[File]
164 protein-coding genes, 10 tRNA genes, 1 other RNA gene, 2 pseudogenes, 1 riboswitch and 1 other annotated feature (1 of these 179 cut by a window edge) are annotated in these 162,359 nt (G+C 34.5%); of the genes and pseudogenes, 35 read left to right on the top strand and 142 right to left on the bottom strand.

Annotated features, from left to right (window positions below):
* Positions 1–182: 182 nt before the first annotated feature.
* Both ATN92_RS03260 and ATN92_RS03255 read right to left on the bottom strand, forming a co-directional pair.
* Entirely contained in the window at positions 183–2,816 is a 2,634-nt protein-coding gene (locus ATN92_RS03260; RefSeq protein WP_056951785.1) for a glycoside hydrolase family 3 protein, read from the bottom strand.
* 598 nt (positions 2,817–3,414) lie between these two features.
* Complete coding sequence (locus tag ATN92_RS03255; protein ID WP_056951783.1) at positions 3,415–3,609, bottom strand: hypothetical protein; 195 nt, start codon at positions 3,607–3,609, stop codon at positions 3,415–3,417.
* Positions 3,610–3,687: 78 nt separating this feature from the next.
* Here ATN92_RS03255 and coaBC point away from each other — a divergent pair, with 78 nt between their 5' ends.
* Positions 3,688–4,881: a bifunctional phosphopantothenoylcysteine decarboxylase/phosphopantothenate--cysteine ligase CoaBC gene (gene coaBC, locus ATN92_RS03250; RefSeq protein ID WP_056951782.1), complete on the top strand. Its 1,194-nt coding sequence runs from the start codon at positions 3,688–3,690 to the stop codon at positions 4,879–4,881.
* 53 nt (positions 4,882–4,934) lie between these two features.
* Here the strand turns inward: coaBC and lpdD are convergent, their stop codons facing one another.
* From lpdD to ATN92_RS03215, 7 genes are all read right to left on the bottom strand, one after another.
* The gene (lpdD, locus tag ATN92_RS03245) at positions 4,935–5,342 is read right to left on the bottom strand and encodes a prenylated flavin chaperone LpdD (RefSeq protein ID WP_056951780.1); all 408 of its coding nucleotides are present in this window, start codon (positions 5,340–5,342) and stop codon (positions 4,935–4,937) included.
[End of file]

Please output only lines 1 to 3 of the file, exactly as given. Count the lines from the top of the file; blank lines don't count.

164 protein-coding genes, 10 tRNA genes, 1 other RNA gene, 2 pseudogenes, 1 riboswitch and 1 other annotated feature (1 of these 179 cut by a window edge) are annotated in these 162,359 nt (G+C 34.5%); of the genes and pseudogenes, 35 read left to right on the top strand and 142 right to left on the bottom strand.

Annotated features, from left to right (window positions below):
* Positions 1–182: 182 nt before the first annotated feature.